Social media, BYOD, and ‘clicking the link’ – public sector IT chiefs name their biggest security headaches

Government IT professionals discuss how to ensure they remain protected

Regular and personalised education sessions for staff are important, public sector IT professionals said

“Joiners, movers, and leavers.”

“Social media.”

“Third-party applications accessing the network.”

“Bring your own device.”

“Clicking the link.”

These were the first answers offered by a roomful of public-sector technology professionals when asked to name the foremost security challenges they currently face. Terms such as “ransomware”, “DDoS”, and “zero-day vulnerability” are conspicuous by their absence.

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But one theme does clearly emerge: human error.

Time and again, stories were told of how the biggest threat to a typical government organisation was not nation-state attacks or global gangs of cybercriminals. It was employees’ carelessly putting a photo on Facebook, using their tablet to access sensitive information, or being taken in by an eye-catching email. 

While the number and variety of computing devices continue to diversify and proliferate, and the threat landscape grows more sophisticated and sinister, an organisation’s people are invariably its biggest attack surface. Nowhere is this truer than in the UK public sector, which employs upwards of 5.4 million people – more than one in six of the country’s overall workforce.

Which is a pretty big target to aim at.

Graham Wakerley, founder of security consultancy Missing the Linq, chaired the discussion, which took place at the recent Cyber Security Summit, hosted by PublicTechnology parent company Dods.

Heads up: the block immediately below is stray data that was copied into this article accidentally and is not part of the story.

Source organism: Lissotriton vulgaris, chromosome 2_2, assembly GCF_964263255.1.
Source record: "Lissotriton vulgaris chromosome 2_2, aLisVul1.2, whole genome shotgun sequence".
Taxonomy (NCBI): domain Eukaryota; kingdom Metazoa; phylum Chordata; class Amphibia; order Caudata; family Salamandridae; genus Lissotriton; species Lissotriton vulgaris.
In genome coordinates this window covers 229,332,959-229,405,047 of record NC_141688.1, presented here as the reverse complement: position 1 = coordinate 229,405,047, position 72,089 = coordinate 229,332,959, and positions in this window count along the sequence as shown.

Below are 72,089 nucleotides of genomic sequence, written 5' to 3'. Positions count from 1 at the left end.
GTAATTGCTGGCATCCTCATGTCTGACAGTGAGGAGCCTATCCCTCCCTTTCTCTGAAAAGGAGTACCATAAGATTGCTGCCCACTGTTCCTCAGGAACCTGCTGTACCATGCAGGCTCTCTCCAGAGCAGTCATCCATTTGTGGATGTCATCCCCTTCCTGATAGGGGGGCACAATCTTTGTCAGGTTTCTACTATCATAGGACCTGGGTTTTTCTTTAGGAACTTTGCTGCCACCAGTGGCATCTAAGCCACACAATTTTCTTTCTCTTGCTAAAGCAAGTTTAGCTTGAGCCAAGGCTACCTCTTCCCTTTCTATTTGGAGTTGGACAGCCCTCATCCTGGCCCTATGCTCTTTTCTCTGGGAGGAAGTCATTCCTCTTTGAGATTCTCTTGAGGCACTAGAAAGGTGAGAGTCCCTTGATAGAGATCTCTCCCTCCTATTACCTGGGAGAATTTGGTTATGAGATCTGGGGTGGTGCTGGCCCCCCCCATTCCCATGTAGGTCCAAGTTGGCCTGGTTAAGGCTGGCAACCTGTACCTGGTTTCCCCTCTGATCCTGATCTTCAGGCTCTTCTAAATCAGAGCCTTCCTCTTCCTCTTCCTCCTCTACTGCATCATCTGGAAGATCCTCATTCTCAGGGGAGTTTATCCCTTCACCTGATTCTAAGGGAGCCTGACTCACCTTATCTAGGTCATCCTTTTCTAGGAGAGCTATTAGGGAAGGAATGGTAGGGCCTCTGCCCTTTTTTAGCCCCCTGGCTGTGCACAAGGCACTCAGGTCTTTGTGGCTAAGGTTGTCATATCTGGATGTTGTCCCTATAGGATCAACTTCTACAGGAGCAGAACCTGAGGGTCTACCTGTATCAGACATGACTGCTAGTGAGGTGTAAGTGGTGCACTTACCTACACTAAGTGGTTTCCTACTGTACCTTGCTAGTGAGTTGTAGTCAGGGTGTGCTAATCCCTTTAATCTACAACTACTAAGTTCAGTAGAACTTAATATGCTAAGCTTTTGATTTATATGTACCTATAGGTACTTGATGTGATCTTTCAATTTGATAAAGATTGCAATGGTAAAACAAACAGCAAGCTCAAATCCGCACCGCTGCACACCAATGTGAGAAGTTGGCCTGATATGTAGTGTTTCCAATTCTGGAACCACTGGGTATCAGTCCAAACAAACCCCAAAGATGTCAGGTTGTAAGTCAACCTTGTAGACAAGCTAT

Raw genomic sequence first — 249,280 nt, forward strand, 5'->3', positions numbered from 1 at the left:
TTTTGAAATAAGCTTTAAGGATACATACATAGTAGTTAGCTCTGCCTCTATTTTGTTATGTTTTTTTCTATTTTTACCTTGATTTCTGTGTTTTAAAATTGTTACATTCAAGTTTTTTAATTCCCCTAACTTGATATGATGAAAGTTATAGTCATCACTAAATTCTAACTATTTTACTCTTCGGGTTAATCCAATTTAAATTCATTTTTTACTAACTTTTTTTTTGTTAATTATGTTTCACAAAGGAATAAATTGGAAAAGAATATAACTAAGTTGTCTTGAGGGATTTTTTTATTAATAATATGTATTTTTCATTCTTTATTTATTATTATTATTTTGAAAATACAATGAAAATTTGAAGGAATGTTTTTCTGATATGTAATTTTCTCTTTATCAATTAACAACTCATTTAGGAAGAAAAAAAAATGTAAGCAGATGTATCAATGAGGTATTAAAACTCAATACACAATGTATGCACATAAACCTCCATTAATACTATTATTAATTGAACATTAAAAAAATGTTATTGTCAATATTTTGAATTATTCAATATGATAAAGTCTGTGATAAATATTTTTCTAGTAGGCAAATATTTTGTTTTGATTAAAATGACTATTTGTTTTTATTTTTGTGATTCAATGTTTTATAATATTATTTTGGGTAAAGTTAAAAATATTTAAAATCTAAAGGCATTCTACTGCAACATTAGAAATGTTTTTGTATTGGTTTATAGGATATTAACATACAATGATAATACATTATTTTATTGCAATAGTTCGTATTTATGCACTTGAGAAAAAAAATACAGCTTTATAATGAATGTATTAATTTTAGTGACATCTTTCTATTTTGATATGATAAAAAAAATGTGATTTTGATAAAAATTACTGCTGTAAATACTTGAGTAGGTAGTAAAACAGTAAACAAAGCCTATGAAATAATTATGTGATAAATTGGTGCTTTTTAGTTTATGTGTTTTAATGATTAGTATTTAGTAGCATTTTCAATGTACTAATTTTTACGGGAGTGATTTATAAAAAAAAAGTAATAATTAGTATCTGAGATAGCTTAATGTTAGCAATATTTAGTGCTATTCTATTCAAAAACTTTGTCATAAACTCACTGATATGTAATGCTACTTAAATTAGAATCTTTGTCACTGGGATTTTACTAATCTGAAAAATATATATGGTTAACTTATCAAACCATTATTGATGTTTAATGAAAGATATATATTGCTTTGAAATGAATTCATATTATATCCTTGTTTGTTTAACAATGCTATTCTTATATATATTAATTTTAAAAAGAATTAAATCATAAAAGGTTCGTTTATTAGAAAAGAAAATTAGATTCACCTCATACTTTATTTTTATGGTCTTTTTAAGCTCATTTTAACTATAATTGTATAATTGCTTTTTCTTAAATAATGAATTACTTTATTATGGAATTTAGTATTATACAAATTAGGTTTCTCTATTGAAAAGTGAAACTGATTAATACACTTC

“When I talk to organisations about penetration testing I do not just want them to look at their technology – it is not a tech problem,” he said. “Tech is important, but it is about individuals. It is important that you do social engineering. You have to help each other, and you have to make [the security risks] real for staff.”

The public sector IT professionals in attendance opined that regular education sessions to remind staff of protocols and best practise are imperative for effective IT security.

Several noted that it is particularly important to ensure that senior management figures stay up to date, as they not only set the tone for the organisation but also (whisper it) can be among the worst offenders in terms of taking a lax approach to security.

Thomas Coles, chief executive of insurance software firm Risk Solved, said that an even bigger threat is on the way for government CIOs: millennials. Young people who have grown up in a culture that has normalised the sharing of every detail of your life, and happily swapping privacy for utility, will be a major headache for IT security professionals, he said.

“In 20 years’ time they will be in the C-suite. And they actively do not care [about sharing their data],” Coles said. “At the moment, senior management probably do care – but they are just a bit naïve.”

More targeted education exercises are necessary, attendees said. A senior technology leader at one London borough shared the story of how his organisation had developed a portal to offer employees personalised training based on their job function and responsibilities.

Wakerley concluded that “most threats happen within an organisation”. With the continued rise of mobile computing platforms and the Internet of Things, technology will continue to play a bigger and bigger role in all of our lives, he said, so it is crucial that the people using it do so with prudence and vigilance.

He said: “I have been a CIO, CTO, and IT director. I have been in the room being told that ‘information security is an IT issue’. Well, no – it isn’t. It is a people issue, and a policy issue.

Sam Trendall

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